The tech companies, which took the unusual step of making a submission to the Draft Investigatory Powers Bill committee together and also includes Yahoo and Microsoft, highlighted concerns over the cross-border jurisdiction and conflicting legal obligations the new laws would raise.
The collective also rejected any attempt at weakening encryption:
"We reject any proposals that would require companies to deliberately weaken the security of their products via backdoors, forced decryption, or any other means," the companies said, suggesting that the bill expressly states that there is no requirement to "weaken or defeat its security measures".
In a separate submission, Apple also called for the government to rethink its plans to "weaken security for hundreds of millions of law abiding customers so that it will be weaker for the very few who pose a threat."
The alliance of tech companies warned there is a risk if warrants are served on companies located outside the UK through their staff located here.
"We have collective experience around the world of personnel who have nothing to do with the data sought being arrested or intimidated in an attempt to force overseas corporation to disclose user information. We do not believe that the UK wants to legitimise this lawless and heavy-handed practice," they said.
They also called for the burden to lay with the government when it comes to user notification. The tech companies insist people should be notified if their data is requested by the government, but if there is a reason such as public safety or a criminal investigation, the government must make the case as to why user notification be delayed.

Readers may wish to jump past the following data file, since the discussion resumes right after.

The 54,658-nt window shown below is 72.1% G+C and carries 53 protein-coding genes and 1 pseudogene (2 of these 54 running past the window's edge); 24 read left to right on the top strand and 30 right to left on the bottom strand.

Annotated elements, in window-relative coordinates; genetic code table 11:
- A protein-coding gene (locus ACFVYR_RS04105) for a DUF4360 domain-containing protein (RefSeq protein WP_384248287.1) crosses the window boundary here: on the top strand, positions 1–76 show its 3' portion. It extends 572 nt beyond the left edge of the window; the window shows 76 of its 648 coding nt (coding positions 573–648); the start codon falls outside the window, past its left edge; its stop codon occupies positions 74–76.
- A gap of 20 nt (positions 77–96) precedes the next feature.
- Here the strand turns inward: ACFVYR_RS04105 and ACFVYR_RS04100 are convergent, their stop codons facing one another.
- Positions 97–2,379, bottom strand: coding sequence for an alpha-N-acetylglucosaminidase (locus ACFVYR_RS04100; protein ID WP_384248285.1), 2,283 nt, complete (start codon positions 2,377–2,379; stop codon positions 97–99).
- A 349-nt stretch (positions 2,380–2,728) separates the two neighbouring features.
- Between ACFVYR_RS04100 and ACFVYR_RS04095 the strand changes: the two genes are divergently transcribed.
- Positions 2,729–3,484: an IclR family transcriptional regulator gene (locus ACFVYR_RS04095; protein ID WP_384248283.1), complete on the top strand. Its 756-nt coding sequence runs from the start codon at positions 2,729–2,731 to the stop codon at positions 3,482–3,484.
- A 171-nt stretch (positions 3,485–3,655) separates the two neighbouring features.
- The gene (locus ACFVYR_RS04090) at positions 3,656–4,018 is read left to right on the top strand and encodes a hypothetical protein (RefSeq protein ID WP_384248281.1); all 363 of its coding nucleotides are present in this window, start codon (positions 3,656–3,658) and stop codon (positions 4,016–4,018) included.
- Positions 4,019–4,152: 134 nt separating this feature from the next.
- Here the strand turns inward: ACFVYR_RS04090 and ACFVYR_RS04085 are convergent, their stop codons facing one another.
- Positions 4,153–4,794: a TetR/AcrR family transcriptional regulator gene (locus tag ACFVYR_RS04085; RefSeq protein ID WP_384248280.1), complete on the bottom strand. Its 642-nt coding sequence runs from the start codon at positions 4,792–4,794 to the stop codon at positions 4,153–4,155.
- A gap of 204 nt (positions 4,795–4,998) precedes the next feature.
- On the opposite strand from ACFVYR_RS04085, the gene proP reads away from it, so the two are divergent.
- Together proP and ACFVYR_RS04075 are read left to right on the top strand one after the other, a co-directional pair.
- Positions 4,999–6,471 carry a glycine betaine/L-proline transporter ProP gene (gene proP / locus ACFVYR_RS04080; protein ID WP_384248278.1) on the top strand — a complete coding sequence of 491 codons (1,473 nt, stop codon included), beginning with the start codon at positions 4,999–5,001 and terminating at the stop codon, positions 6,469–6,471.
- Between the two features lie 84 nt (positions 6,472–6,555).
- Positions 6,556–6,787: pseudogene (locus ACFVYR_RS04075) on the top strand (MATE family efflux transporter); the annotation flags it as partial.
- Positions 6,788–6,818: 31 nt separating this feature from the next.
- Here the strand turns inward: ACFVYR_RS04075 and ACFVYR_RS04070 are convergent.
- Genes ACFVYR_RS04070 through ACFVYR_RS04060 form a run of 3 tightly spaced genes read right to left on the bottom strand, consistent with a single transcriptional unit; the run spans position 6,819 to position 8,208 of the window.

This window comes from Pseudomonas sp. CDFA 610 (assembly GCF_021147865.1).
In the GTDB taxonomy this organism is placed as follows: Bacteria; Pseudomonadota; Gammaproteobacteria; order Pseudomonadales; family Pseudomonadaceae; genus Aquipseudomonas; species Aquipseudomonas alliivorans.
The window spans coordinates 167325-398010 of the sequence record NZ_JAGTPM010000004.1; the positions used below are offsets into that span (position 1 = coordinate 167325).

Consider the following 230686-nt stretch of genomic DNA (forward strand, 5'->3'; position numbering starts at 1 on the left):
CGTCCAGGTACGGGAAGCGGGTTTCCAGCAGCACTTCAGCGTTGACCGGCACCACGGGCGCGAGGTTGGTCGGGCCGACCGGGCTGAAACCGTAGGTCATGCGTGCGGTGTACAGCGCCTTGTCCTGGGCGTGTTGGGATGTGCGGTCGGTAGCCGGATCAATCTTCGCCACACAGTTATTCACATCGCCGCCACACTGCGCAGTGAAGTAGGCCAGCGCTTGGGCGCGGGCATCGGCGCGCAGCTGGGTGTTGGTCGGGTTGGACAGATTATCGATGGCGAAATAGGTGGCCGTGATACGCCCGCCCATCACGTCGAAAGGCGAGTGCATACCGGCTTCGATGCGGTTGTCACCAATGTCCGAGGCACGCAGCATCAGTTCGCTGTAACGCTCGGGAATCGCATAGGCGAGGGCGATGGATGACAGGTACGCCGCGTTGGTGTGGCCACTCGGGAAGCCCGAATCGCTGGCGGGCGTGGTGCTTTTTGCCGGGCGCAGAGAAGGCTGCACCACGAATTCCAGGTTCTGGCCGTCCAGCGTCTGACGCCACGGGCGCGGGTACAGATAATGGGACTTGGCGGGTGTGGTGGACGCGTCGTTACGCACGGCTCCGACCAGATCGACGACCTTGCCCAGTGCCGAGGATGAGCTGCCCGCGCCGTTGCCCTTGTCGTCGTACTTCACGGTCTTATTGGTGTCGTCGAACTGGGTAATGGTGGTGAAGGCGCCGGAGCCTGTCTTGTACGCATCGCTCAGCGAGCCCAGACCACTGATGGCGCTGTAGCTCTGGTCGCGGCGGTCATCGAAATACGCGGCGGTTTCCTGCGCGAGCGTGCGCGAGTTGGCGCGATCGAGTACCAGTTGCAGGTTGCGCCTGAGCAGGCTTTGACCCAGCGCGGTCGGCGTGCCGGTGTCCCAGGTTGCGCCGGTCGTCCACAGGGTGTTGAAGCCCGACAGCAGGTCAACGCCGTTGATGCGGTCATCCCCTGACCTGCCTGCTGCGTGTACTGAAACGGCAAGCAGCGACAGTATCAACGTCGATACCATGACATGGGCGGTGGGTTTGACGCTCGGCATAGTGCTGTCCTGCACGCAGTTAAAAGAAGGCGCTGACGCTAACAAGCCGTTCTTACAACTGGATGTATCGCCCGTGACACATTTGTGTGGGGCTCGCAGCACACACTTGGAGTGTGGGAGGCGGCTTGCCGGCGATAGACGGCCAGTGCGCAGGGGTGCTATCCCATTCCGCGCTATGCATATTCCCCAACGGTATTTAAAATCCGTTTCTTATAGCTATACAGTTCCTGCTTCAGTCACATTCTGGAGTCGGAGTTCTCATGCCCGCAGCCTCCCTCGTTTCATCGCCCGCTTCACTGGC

The new law would put user trust at risk, they argued:
"The ultimate test we apply to each of the authorities in this bill is whether they will promote and maintain the trust users place in our technology. Even where these authorities do not apply to overseas providers like our companies, we are concerned that some of the authorities contained in the bill, as currently drafted, represent a step in the wrong direction. The clearest example is the authority to engage in computer network exploitation, or equipment interference. To the extent this could involve the introduction of risks or vulnerabilities into products or services, it would be a very dangerous precedent to set, and we would urge your Government to reconsider."
Among the submissions to the committee, made public today for the first time, are responses from internet service providers (ISPs), academics, media and privacy campaigners.
The controversial charter has been criticised by digital privacy advocates, however, David Cameron says the new measures will be used to tackle extremism and crime by giving the police and intelligence agencies greater access to online data and information.
The original bill put forward under the previous government and known as the Communications Data Bill, was blocked by the Conservative's Lib Dem coalition partners.
The next step for the bill is for the Lords and MPs on the committee to review the submissions and hear more evidence. Home secretary Theresa May will answer their questions in the bill next week.